Next month His Royal Highness The Prince of Wales will give the opening address at The health emergency of climate change, the opening event in a new 10-part RSM series that will position health and wellbeing at the centre of the climate change discussion. In this article RSM Trustee Professor Linda Luxon highlights the role health professionals are playing in tackling the challenge of climate change head-on.
In January 2021, the UN Development Programme in partnership with the University of Oxford published the results of The Peoples’ Climate Vote, the largest survey of public opinion on climate change ever conducted.
1.2 million people spanning 50 countries responded to the survey. Approximately half a million of respondents were under the age of 18. The results show that 69% of those aged 14-18 considered that there is a climate emergency. 58% of those aged over 60 agreed. The UK, which is hosting the UN Climate Conference (COP26) later this year, is one of two countries with the highest level of public belief in the climate emergency.
Much of the media coverage of climate change centres on causation, including fossil fuel usage, deforestation, urbanisation, population growth and farming practices; and the deleterious planetary effects, including air and water pollution, climatic extremes with floods, forest fires, melting ice caps, rising sea levels, loss of plant and animal habitats and food and water insecurity.
However, the impact of climate change on health and wellbeing has had a lower profile, despite the World Health Organization highlighting in 2015 that it is the greatest threat to global health in the 21st century, with former WHO Director General Margaret Chan reporting:
Given this warning, healthcare professionals have a crucial role to play in mitigating climate change and adapting health systems. Across the world, they are leading groups advocating for health to have a higher profile within the broader climate change debate, while closer to home, the UK Health Alliance on Climate Change represents more than 700,000 healthcare professionals, with a primary aim of mitigating climate change to improve health and wellbeing.
Last October, the UK NHS became the world’s first national health system to commit to become carbon net zero, backed by clear deliverables and milestones. At the time Sir Simon Stevens, CEO of the NHS in England, said: "2020 has been dominated by Covid-19 and is the most pressing health emergency facing us, but undoubtedly climate change poses the most profound long-term threat to the health of this nation."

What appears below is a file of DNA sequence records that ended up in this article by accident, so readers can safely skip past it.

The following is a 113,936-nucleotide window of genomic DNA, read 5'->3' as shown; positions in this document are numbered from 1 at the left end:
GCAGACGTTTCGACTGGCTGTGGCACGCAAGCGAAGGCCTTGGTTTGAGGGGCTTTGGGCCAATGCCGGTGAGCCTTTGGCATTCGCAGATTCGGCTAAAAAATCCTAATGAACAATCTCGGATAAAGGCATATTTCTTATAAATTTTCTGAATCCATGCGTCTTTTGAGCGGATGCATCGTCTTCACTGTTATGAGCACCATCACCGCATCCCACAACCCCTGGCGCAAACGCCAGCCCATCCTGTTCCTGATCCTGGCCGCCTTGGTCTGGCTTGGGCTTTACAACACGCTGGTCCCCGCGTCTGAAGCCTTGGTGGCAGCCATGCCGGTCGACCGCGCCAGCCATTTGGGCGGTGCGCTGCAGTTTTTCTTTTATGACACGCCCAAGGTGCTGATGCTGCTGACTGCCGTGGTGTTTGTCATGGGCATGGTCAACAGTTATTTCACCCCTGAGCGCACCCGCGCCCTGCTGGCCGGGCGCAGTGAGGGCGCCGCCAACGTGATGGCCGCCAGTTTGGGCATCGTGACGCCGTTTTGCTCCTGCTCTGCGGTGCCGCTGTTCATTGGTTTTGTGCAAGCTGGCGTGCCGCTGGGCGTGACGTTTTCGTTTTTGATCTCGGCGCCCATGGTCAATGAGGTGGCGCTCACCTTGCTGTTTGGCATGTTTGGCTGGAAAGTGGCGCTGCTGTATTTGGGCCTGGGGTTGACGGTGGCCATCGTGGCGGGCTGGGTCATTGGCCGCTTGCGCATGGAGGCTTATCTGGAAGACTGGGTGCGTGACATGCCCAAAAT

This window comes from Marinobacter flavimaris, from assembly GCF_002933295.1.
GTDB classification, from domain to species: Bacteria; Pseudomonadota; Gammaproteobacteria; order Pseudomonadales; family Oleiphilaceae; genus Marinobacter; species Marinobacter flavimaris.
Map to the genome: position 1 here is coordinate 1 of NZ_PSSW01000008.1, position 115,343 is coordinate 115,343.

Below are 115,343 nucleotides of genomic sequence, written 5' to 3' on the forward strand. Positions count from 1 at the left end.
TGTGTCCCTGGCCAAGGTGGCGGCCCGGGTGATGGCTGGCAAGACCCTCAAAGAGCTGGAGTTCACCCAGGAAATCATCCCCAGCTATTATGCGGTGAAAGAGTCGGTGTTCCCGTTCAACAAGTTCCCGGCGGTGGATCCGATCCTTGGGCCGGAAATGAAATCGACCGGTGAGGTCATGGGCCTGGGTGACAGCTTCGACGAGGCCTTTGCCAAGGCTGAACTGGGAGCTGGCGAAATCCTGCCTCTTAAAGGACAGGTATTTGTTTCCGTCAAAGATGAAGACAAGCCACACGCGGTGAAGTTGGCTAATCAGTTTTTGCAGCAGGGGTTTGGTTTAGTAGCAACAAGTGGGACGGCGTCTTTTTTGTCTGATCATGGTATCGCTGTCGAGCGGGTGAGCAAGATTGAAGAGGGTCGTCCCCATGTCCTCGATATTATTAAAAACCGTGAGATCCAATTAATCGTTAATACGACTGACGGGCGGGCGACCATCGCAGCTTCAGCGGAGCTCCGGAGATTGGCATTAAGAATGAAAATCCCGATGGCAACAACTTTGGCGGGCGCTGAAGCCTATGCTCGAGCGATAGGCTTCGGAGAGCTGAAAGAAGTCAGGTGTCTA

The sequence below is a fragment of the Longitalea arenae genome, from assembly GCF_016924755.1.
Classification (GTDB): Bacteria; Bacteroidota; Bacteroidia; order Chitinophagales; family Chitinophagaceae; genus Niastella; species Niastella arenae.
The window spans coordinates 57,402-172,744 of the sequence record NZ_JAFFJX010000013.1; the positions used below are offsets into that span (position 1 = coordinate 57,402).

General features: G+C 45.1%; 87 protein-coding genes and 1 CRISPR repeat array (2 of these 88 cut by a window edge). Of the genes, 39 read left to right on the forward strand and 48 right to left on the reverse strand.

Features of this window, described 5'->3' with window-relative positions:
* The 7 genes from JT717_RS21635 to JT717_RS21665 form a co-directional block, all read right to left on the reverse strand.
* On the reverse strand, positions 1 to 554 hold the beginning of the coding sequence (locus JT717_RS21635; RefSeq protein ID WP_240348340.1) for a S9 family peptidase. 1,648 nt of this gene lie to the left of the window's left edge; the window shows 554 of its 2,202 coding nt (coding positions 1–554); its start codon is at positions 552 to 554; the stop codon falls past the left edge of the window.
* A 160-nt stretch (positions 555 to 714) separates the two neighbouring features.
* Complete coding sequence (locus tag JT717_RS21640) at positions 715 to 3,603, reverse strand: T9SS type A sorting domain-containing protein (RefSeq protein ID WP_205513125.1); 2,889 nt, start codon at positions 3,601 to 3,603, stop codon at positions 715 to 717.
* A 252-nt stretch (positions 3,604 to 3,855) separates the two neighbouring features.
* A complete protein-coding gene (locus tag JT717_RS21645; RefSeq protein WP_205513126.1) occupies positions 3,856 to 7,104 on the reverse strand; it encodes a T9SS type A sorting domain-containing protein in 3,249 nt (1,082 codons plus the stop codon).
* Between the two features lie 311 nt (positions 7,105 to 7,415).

Strengthening the government approach, in December 2020 the UK announced its Nationally Determined Contribution (NDC) to decarbonisation, committing to reduce greenhouse gas emissions by at least 68% by 2030, compared to 1990 levels. NDCs are required five yearly as part of the Paris Agreement signed by 196 countries in 2015. Against these aims Glasgow will host COP26 in November and health will be a high priority on the agenda.
Weather and climate change have been known to affect human health since the time of Hippocrates. Human societies have had long experience of naturally occurring climatic events, with disasters and disease outbreaks often occurring in response to the extremes of climatic cycles.
In 1969 extraordinary images of the earth from the Apollo 11 space mission transformed the world view of the biosphere and its limits and emphasised the need to preserve ecological and physical systems for the future of life on earth. But by the early 1970s, it was clear that population growth and associated increased economic activity was driving climate change at an exponential rate, putting these systems in danger.
Global population health, which depends on the conservation of the biosphere to ensure adequate supplies of food and water, freedom from pollution and excess infectious disease, and physical safety from floods, droughts and heat waves, is now under threat.
The direct impact of air pollution on respiratory disorders is one of the better known and discussed topics in the climate change debate. However, there are many other, less recognised health detriments.
Extreme temperatures cause heat exhaustion and hyperthermia. Floods, hurricanes, tornados and forest fires cause air and water pollution, injury, population displacement, mental health disorders and death.
Environmental and ecosystem changes cause shifts in the patterns of disease-carrying mosquitos and ticks and the risk of waterborne diseases. They can also lead to the emergence of new pathogens causing infectious diseases, which has been raised as a possible factor in the current pandemic.